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Bo Ramsey (photo by Sandy Dyas)


You may familiar with the name from his guitar and production work with Lucinda Williams, Greg Brown, and Pieta Brown. If you are one of the lucky few, you may even have sought out his terrific solo releases on Trailer Records, like Down to Bastrop and In The Weeds. Those touched by the talent of Robert Franklin "Bo" Ramsey are aware that he brings an air of minimalist mystery to everything he does. His guitar playing relies on the perfect evocative tone, rather than flurries of notes, to get the point across, while his production surrounds songs in such a way as to focus attention on them, rather than on their envelope. Both playing and production are at once rooted and modern, like a hand-woven quilt with needlepoint pictures of the Manhattan skyline.

From the evidence here, this timeless musicality comes from Ramsey's blues beginnings. Many roots musicians have schooled in the blues but Bo knows blues. Stranger Blues is Ramsey's tribute to the music that is part of his DNA. A stunning collection of tunes by classic blues artists, it combines a few oft-recorded chestnuts ("Sitting On Top Of The World," "Freight Train") with obscure songs by legends like Chester Burnett--aka Howling Wolf--Willie Dixon, Elmore James, Walter Jacobs, and Sonny Boy Williamson. Too many blues revivalists use these songs as mere excuses for extended solos, or boogie breakdowns. Ramsey treats them as if they are his own, and as if this is a singer/songwriter project. His time-weathered voice doesn't just sing the lyrics, it inhabits them, highlighting the fact that the man who says that he is "sitting on top of the world" is doing no such thing ("It was in the rain / one summer day / that's when she left me / now she's gone to stay").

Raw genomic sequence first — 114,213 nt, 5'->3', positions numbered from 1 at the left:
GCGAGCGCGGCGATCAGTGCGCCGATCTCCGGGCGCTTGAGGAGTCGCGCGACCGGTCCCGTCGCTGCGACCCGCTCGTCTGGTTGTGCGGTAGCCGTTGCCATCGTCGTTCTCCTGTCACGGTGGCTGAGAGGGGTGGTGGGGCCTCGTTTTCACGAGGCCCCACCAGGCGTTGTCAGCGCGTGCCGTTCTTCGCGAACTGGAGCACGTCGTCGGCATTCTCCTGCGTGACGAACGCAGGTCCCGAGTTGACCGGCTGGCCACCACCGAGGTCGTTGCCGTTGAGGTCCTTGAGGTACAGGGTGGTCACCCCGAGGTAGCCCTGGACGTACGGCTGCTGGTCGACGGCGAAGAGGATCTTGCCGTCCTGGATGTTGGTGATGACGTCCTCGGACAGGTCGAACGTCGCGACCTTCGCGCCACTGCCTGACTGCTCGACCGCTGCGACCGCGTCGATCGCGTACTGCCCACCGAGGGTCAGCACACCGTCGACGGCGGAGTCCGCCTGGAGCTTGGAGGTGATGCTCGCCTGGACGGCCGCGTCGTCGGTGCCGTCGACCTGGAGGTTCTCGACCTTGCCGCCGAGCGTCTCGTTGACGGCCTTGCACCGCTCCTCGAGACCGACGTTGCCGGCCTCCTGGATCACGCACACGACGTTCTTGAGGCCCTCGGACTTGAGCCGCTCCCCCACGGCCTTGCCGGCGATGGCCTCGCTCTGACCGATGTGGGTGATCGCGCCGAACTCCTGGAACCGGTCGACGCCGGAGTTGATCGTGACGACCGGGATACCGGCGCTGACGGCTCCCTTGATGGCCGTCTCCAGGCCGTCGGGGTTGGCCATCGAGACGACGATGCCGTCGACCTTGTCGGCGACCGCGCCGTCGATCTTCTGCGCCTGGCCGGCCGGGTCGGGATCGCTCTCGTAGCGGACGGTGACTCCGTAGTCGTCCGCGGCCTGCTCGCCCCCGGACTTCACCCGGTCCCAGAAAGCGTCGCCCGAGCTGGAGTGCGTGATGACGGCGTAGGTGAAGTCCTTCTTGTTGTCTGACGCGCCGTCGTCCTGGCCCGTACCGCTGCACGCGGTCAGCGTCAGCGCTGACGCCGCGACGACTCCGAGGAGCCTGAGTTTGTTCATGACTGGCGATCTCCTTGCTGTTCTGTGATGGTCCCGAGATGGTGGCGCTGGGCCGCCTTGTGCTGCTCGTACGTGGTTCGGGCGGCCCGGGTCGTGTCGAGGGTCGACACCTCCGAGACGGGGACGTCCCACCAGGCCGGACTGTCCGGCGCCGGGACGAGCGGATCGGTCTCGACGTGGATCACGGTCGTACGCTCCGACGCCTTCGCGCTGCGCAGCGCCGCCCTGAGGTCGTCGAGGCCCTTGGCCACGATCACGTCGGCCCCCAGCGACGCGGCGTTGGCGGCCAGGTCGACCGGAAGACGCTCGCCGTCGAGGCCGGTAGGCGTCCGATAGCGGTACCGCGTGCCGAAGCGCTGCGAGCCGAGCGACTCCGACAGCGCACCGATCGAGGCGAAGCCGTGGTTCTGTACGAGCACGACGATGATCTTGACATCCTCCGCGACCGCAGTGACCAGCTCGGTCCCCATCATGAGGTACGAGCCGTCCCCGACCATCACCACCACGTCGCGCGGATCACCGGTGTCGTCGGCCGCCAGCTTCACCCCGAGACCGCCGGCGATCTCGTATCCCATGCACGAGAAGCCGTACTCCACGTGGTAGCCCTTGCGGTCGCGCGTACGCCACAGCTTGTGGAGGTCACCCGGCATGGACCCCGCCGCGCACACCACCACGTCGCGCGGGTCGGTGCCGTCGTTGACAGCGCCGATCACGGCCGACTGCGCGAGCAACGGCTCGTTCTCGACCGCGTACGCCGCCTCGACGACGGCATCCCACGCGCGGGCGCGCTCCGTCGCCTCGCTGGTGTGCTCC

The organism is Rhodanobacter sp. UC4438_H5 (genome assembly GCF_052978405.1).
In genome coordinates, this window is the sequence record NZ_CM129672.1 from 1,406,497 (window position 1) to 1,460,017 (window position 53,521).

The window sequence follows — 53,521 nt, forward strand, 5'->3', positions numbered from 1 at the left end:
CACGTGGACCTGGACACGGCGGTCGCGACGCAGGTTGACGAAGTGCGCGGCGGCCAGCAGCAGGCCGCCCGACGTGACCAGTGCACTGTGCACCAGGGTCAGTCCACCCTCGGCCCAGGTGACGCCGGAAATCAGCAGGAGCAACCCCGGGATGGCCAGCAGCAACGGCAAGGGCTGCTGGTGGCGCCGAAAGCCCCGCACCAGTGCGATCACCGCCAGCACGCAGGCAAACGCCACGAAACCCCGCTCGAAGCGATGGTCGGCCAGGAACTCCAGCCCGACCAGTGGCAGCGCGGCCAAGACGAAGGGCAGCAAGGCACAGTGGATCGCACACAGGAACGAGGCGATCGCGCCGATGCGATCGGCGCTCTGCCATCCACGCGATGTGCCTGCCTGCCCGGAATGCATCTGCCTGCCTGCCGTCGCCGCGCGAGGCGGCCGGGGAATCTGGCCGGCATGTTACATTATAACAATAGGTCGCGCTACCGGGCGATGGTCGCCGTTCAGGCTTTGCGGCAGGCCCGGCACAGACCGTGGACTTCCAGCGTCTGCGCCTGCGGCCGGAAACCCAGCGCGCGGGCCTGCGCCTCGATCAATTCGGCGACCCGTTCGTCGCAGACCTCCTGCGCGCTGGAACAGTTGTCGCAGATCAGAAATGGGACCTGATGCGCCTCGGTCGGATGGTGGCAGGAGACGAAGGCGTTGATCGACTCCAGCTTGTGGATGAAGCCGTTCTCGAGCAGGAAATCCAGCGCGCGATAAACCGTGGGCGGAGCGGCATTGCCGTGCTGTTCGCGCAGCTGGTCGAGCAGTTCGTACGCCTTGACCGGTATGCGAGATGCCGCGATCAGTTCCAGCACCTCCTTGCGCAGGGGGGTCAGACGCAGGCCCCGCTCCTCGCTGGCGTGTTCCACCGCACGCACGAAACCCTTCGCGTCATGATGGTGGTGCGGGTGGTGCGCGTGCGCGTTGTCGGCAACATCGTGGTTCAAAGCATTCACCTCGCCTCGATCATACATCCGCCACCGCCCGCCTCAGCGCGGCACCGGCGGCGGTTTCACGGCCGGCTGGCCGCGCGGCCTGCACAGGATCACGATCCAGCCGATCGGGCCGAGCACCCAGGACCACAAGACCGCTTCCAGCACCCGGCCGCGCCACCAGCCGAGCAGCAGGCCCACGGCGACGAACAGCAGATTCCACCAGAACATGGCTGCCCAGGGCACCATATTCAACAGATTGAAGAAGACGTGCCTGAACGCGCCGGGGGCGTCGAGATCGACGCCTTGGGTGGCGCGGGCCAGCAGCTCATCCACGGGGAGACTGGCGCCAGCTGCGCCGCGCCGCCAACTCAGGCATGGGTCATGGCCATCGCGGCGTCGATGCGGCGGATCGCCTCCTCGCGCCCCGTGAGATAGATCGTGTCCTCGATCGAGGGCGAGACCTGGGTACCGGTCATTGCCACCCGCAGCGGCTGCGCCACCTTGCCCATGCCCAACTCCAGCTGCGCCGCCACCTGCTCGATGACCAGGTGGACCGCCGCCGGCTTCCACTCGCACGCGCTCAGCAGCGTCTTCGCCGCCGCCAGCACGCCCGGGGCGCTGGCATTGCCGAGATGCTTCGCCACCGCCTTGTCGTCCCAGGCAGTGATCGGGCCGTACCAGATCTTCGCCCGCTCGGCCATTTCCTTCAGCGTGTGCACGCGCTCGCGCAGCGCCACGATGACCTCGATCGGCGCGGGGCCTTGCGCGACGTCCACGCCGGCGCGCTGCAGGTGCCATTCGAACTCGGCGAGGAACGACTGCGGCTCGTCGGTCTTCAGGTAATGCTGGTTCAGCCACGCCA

Not to say that Stranger Blues is guitar deficient. There is plenty of that unmistakable Ramsey picking, where every stinging note seems to come from well below bone and sinew, from some dark mysterious place of the spirit. This makes him the perfect candidate to revive not just the music of the blues but their essence. On Jimmy Reed's "You Got Me Dizzy," Bo reveals that he too can do letter-perfect readings of the classics. But here, and even more so on the rest of the tunes, he also demonstrates that the genre's hypnotic grooves, laid-back feel, and stripped-down soul, are the building blocks of his deeply personal and profoundly moving sound, a sound that infuses both his sideman and his solo work. 
•  Michael Ross

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